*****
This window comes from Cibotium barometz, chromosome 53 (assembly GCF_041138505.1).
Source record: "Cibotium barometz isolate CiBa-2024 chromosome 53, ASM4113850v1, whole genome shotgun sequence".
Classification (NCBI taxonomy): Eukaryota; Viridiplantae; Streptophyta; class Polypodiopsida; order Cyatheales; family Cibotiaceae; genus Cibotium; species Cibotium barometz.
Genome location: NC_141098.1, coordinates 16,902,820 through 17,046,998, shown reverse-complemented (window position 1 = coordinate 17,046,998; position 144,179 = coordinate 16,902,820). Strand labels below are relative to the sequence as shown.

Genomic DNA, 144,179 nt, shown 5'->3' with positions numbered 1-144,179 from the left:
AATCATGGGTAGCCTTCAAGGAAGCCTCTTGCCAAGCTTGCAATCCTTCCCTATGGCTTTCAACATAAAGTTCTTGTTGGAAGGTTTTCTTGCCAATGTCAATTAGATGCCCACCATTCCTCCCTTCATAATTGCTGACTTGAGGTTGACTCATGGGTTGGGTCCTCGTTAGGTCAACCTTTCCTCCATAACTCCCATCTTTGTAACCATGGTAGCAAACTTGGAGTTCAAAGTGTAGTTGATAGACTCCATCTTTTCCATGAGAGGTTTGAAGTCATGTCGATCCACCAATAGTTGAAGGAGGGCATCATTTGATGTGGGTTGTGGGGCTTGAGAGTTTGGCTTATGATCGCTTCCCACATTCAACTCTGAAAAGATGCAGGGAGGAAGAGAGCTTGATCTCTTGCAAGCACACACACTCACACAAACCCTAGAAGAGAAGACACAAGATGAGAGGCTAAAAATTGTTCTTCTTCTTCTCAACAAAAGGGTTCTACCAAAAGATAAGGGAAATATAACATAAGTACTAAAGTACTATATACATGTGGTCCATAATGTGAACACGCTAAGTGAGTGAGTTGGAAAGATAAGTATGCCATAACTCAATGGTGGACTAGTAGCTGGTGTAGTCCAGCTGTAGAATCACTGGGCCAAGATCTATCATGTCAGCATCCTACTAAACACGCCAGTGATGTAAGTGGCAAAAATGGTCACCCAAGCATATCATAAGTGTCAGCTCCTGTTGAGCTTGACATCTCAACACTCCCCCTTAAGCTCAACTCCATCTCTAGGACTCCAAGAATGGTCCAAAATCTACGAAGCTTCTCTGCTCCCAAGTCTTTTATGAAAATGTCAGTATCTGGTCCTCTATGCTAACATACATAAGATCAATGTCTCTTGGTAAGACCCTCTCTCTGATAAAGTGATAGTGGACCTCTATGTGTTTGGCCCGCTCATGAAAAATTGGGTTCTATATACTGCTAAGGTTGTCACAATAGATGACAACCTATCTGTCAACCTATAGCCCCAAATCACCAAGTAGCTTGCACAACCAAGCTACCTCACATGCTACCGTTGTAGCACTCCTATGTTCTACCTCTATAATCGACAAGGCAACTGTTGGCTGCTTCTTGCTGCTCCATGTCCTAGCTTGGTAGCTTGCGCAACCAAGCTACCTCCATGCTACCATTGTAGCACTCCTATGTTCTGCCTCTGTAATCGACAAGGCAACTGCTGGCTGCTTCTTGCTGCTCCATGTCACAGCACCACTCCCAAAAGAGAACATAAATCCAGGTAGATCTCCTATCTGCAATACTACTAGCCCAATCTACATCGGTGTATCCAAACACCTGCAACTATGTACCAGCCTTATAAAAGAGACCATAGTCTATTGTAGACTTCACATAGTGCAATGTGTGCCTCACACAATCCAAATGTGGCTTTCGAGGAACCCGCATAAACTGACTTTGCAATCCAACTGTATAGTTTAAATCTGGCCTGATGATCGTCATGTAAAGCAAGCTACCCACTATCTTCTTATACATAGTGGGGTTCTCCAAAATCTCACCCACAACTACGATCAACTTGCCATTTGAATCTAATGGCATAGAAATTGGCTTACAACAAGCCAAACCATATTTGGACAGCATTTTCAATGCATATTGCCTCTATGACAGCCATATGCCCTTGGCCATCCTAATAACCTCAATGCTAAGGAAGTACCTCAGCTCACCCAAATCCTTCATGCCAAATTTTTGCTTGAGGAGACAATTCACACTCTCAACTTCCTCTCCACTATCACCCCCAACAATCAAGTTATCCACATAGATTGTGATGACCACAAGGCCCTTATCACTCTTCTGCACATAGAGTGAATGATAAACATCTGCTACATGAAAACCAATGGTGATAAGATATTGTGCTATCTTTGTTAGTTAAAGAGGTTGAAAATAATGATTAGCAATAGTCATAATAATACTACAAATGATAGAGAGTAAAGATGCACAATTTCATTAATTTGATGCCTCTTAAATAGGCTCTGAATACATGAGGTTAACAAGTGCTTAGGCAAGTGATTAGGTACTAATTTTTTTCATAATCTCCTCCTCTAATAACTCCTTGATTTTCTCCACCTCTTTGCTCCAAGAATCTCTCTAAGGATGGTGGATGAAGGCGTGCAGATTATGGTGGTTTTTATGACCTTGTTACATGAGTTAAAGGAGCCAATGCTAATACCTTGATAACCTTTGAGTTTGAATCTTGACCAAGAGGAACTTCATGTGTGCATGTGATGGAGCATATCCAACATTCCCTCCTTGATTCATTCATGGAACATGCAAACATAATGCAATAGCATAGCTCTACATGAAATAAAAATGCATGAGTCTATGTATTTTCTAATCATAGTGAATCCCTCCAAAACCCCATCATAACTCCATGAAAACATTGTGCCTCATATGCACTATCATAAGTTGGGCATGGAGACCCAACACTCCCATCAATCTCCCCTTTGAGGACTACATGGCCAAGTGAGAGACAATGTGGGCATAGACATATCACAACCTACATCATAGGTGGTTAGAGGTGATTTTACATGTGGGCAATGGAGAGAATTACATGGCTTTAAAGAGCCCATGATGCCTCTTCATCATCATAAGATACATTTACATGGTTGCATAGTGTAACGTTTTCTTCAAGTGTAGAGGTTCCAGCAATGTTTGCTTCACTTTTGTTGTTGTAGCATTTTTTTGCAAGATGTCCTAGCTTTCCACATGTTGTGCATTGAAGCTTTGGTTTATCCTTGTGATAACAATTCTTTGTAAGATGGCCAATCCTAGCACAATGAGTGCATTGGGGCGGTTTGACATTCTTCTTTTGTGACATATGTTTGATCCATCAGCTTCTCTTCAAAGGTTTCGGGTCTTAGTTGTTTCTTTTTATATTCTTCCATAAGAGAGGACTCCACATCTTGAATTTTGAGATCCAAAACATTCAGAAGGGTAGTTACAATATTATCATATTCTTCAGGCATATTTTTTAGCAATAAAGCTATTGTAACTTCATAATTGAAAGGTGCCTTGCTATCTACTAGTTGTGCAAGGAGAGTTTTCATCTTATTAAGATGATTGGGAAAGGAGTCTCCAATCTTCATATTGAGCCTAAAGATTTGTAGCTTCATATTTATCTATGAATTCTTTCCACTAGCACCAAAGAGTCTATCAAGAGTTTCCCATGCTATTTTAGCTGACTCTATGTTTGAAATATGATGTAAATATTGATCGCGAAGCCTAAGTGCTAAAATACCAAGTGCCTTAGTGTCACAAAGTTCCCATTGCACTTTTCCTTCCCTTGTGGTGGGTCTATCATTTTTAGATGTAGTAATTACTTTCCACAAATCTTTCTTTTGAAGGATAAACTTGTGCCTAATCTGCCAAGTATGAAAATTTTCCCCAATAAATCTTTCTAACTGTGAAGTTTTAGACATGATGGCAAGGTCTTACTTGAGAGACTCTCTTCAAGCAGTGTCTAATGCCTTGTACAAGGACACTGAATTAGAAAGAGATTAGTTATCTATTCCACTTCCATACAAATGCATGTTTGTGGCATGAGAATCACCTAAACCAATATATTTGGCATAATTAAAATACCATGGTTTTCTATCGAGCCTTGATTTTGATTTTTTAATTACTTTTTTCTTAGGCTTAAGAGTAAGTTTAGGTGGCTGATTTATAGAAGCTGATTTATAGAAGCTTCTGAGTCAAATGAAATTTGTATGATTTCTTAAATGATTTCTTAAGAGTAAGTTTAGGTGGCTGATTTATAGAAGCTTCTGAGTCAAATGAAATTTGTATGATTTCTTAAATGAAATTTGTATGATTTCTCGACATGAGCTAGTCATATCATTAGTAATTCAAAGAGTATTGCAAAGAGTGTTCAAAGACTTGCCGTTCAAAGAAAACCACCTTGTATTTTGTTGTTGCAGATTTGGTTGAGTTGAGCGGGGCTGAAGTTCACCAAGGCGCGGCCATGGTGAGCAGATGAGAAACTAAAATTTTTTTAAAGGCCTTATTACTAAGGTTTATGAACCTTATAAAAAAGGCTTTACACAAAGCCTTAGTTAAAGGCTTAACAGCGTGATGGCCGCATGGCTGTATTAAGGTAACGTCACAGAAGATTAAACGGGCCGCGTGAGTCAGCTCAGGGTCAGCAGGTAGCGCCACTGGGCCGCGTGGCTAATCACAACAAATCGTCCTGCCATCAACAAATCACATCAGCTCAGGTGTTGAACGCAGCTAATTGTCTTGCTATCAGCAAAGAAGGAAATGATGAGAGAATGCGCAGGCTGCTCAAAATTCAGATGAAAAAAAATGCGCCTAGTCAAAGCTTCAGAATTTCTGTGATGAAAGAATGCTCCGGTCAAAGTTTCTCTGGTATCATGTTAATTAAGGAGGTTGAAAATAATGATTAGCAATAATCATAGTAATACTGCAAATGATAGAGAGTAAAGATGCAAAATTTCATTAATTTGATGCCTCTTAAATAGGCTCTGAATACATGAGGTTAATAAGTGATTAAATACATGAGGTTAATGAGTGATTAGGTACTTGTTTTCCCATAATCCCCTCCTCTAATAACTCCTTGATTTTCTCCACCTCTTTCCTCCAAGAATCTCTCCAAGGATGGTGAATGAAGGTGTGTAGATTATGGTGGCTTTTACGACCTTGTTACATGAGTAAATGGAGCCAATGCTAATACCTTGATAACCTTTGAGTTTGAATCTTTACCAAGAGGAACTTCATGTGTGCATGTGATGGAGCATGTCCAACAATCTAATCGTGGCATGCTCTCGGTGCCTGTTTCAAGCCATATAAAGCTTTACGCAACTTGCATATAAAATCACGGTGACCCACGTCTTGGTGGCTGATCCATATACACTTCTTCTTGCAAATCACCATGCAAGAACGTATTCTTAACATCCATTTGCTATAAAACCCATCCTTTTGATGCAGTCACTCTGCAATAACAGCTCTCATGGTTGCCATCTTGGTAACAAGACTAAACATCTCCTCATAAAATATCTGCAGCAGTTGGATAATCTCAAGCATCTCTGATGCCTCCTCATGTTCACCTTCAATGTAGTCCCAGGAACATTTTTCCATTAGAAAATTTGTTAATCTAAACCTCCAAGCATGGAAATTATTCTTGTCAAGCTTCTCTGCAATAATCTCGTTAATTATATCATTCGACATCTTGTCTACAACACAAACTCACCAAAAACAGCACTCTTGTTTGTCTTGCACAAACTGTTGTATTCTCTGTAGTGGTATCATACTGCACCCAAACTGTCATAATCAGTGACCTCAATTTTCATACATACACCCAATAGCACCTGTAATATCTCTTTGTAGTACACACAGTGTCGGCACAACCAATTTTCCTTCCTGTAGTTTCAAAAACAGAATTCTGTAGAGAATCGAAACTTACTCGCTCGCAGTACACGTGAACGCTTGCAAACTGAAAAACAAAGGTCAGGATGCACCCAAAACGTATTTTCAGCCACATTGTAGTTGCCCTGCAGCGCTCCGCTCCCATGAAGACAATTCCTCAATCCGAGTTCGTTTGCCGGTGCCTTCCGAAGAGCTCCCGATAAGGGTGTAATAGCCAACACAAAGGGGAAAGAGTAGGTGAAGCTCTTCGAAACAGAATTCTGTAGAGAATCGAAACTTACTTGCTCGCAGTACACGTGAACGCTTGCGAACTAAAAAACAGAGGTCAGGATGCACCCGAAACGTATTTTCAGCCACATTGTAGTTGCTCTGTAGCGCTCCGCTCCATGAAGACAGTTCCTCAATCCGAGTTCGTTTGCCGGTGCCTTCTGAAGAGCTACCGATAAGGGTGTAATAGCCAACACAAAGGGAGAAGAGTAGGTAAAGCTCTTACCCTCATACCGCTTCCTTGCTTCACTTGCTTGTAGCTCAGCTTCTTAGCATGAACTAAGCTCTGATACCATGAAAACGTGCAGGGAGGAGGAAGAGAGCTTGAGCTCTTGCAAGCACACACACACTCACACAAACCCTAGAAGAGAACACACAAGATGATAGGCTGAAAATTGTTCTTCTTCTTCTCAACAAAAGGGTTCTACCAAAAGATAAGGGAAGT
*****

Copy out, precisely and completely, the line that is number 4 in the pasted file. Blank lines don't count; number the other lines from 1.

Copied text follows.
Genome location: NC_141098.1, coordinates 16,902,820 through 17,046,998, shown reverse-complemented (window position 1 = coordinate 17,046,998; position 144,179 = coordinate 16,902,820). Strand labels below are relative to the sequence as shown.